MENTAL health chiefs pledged to listen to and improve the care and support provided to users after coming under fire from patients claiming they felt utterly abandoned by the system.
After being handed an extensive list of complaints and concerns from members of mental health organisation SUNS, directors and consultants at Avon and Wiltshire Mental Health Partnership NHS Trust met them face to face at the charity’s offices to address some of their misgivings about the body and its intensive team, also known as the crisis team.
Paula May, managing director for AWP Swindon, Dr Sammad Hashmi, consultant psychiatrist for the intensive team, and Newland Anning, head of practice and profession were quizzed by mental health sufferers and asked to account for the ‘disgusting’ and ‘patronising’ way in which they were treated by the crisis team in their time of need.
User Maria Rooney said: “It trivialises someone’s mental health condition when people are desperate and at the end of their tether are told by someone on the other end of the line to have a cup of tea and a bath. People want to be taken seriously by the crisis team. It’s patronising.”
Others at the meeting also claimed that despite being promised daily visits from the team over several weeks, they only received one phone call and had to deal with their suicidal thoughts and deep depression entirely alone.
A tendency to call the police at the first sign of danger when users contacted the health service threatening to end their lives was also criticised by members, who said they felt ignored by mental health staff who offloaded them on the emergency services.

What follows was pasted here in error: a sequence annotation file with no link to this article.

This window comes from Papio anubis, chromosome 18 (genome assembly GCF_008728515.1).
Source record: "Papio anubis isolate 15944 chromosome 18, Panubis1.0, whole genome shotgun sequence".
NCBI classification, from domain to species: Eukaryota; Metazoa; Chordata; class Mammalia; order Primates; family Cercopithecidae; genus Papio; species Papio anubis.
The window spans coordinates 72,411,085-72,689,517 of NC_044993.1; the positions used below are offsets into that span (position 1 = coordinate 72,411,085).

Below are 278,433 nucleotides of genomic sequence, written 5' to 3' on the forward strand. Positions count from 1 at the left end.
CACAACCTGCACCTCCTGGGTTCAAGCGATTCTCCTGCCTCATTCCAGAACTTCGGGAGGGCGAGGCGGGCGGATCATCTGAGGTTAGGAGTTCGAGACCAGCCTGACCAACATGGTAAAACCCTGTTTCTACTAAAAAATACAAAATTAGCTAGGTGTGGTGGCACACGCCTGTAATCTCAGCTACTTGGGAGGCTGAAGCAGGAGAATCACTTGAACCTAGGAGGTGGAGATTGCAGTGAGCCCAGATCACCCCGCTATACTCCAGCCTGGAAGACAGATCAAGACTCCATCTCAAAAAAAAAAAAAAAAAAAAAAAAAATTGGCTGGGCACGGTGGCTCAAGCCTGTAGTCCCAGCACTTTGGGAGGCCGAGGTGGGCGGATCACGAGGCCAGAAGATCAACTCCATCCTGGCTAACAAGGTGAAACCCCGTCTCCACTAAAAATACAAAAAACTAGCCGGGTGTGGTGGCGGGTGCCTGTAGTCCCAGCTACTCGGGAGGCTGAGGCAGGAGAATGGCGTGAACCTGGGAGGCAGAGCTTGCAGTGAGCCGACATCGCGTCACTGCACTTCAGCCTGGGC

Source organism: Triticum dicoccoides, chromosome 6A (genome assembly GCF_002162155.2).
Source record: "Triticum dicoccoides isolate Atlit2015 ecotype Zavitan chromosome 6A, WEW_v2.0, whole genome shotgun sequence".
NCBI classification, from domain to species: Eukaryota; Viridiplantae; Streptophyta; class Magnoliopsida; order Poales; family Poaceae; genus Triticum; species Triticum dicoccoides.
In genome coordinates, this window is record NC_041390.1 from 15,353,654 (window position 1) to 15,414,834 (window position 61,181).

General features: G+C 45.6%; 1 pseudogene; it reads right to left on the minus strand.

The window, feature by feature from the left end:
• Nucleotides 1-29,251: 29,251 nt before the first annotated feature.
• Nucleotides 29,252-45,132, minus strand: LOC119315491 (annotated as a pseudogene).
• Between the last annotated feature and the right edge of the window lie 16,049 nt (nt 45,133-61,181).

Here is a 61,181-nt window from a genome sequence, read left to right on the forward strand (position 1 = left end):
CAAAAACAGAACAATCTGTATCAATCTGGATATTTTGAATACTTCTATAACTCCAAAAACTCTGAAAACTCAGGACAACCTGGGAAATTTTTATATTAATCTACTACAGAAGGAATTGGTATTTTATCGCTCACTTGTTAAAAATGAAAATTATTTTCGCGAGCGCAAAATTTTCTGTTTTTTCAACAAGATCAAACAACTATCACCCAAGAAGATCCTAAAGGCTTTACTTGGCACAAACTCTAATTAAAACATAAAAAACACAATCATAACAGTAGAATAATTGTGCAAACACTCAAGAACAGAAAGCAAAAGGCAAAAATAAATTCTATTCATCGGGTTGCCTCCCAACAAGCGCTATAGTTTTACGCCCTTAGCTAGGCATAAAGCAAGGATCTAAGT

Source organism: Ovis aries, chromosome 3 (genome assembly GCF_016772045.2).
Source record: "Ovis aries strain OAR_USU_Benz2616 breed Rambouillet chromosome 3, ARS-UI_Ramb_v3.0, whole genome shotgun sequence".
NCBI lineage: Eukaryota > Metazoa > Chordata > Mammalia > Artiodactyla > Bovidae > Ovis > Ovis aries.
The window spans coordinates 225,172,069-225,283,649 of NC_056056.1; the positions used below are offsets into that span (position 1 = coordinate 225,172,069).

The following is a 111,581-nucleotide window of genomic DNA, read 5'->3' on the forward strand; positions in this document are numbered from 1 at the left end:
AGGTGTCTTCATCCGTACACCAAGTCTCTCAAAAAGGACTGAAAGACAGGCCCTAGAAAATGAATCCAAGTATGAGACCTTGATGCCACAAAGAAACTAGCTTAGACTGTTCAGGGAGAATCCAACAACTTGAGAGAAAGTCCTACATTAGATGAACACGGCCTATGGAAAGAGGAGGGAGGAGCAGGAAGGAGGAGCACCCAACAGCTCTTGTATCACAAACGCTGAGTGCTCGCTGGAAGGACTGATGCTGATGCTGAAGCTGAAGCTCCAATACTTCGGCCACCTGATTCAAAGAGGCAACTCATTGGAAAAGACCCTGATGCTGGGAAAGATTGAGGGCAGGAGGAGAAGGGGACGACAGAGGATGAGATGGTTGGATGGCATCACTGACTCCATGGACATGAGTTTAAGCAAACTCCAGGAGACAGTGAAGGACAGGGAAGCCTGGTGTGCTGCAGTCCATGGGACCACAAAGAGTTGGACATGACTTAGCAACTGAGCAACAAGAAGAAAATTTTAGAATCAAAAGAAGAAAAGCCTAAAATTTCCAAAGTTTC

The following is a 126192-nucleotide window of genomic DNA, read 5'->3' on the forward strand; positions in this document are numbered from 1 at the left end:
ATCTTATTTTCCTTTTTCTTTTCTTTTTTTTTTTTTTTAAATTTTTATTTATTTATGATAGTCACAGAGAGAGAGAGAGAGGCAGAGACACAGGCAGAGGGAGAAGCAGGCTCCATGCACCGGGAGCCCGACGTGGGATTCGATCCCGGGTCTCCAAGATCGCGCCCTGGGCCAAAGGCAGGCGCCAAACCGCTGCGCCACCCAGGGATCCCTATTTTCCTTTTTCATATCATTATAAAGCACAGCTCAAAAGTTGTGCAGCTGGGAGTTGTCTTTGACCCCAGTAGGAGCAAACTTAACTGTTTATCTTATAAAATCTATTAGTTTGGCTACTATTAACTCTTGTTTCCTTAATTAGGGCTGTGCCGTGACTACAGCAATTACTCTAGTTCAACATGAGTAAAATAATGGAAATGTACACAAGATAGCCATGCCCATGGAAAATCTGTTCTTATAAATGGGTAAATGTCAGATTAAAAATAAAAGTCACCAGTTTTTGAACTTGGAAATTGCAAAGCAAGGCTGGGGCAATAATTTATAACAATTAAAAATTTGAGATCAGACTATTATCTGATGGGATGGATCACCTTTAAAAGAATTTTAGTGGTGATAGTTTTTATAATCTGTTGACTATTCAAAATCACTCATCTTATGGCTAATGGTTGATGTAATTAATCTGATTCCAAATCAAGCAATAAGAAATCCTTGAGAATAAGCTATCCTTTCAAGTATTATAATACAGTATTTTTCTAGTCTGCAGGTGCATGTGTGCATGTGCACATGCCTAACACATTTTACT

SUNS runs its own helpline Listening Line, which regularly deals with calls from patients let down in the past by the crisis team at their most vulnerable, according to chairman Ann Mooney.
“When you call them, they say ‘We are a bit busy, do you really need us?’,” said Ann, who suffers from mental health problems herself. “When they say they will call back they sometimes don’t for hours or not at all and in that time someone could have died.
“People are told they are going to be given help for two weeks and then someone just comes once.
“We all want to work with the mental health service but you don’t listen to us.”
Although unable to provide specific and detailed answers as many members had not gone through the formal complaint channels, AWP representatives vowed to ensure staff were more sympathetic to users’ plight and their individual needs.
“We have got to make sure people don’t get lost in the gaps,” said Paula May.
“The response of the crisis team is not always helpful or what people need at that point in time and can be a bit general, from what we are hearing. The advice given is not always helpful to hear for some people; and that’s not OK.”
Newland Anning added: “This is not just a one-off meeting.
“We need to come out and listen to what people have to say. Some people are more comfortable coming to us on an informal basis then going through the formal complaints process. We want to listen and improve.”